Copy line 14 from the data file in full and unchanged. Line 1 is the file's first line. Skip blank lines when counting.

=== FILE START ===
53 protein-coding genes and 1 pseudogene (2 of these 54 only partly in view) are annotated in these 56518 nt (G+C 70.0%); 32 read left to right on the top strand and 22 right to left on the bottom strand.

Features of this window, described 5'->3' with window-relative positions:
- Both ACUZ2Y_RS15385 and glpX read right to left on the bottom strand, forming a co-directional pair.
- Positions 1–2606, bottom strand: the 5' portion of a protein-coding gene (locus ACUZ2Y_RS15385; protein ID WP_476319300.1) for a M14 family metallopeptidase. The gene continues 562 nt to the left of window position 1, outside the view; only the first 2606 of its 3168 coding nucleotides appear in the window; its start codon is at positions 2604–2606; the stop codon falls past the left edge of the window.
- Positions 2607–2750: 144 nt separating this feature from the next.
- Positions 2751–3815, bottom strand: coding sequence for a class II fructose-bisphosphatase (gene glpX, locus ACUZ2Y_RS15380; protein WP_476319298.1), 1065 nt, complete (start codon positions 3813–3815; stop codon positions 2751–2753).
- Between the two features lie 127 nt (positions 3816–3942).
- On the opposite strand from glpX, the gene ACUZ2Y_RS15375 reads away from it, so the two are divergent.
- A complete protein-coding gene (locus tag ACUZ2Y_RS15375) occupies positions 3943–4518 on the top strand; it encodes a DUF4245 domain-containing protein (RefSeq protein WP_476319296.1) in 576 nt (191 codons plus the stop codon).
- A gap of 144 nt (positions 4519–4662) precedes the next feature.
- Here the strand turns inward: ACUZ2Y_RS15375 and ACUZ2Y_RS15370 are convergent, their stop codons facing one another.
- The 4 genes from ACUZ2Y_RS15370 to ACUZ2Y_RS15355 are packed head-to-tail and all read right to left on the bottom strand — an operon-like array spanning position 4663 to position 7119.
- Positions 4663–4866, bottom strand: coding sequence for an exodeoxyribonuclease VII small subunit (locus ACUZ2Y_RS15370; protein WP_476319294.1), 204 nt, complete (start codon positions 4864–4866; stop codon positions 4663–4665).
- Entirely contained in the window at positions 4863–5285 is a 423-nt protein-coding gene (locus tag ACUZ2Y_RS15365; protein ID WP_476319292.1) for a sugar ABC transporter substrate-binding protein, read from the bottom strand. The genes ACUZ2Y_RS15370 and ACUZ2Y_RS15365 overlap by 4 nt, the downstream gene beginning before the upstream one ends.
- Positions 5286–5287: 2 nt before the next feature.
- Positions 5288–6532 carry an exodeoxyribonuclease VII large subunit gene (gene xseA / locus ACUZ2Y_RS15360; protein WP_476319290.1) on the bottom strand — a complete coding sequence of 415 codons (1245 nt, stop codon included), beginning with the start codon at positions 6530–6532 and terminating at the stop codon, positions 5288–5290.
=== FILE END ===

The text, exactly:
- Entirely contained in the window at positions 4863–5285 is a 423-nt protein-coding gene (locus tag ACUZ2Y_RS15365; protein ID WP_476319292.1) for a sugar ABC transporter substrate-binding protein, read from the bottom strand. The genes ACUZ2Y_RS15370 and ACUZ2Y_RS15365 overlap by 4 nt, the downstream gene beginning before the upstream one ends.